Not having read the articles in question, I'm not sure what they meant by "develop faster." If they mean leggier growth with longer internodes and bigger needles, then yeah, you can do that in the shade. But is that really what we want for our pines? i don't think so.

- bob
Good response Bob I didn't know I would wake up the dead with my post :) I haveyetr to receive my copy, but I will definetly read in earnest.
As in many articles on the web as well as magazines, writers' opinions often get passed on as fact without oversight. Editors are doing the best they can, but accept the writers' articles based on how well it may be written, whether or not it has big, pretty pictures, and whether or not what is in the article pretty much jibes with what the editor believes to be true.

I don't put much stock in this particular bit of wisdom. My pines have always been in full sun. This is what every teacher from Yoshimura to Naka to Boon to so many others have taught. Dave DeGroot puts a lot of emphasis on the amount of light needed by specific species, sounds like the makings of a good article. "What exactly is meant by full sun?"
I would have to see anything living in South Texas In August-September In Full Sun!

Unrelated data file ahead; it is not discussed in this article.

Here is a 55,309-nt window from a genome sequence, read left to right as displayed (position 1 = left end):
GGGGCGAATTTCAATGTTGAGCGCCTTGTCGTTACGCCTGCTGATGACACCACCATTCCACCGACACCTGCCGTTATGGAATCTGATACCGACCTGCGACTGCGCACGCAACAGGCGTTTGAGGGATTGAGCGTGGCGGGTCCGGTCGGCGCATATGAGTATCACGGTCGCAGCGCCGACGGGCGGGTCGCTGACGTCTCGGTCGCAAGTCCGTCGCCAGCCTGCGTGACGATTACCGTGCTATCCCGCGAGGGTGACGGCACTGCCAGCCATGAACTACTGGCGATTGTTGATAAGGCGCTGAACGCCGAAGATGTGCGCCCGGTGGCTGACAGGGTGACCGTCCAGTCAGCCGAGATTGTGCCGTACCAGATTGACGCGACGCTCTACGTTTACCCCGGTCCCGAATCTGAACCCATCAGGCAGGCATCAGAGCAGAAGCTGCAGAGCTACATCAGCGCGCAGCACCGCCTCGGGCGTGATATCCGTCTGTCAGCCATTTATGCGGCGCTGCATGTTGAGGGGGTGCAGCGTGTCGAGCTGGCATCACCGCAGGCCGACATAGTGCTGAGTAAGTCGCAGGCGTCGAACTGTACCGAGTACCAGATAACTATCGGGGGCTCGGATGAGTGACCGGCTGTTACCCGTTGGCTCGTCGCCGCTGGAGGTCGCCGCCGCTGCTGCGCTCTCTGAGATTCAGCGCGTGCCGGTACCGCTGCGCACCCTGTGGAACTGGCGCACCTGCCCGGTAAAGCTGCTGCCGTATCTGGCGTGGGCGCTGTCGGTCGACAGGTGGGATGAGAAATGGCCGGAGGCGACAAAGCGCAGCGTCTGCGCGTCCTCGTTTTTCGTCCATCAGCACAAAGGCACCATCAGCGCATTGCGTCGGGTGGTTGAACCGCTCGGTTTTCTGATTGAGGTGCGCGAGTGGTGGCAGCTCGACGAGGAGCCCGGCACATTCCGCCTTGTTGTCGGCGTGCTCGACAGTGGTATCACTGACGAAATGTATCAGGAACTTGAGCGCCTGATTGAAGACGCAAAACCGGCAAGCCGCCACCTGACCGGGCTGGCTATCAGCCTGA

Not even my yard trees like it!
But we have numerous pines that have been living here for their whole lives, and they enjoy the full sun no problem.

I personally believe that environmental genetics, for the lack of better words, has everything to do with how you can treat a tree. Growing out of zone would be the most blatant example. Some junipers from Florida will not do well in the mid-Atlantic or New England, and vise versa. Unless special care is taken. My personal case in point would be Acers. The yamadori I have collected locally can sit in full sun and not miss a beat. Others I have from far flung locations need shade all but early spring and late fall.

One definition for sun and shade from Lynn Remly"s article Grateful Shade from the Washington Sunday Journal (which coincides with with suggestions from the Yoshimura/Halford book).

"Morning sun, afternoon shade = shade"
"Morning shade, afternoon sun = sun"
If they mean leggier growth with longer internodes and bigger needles, then yeah, you can do that in the shade. But is that really what we want for our pines? i don't think so.
- bob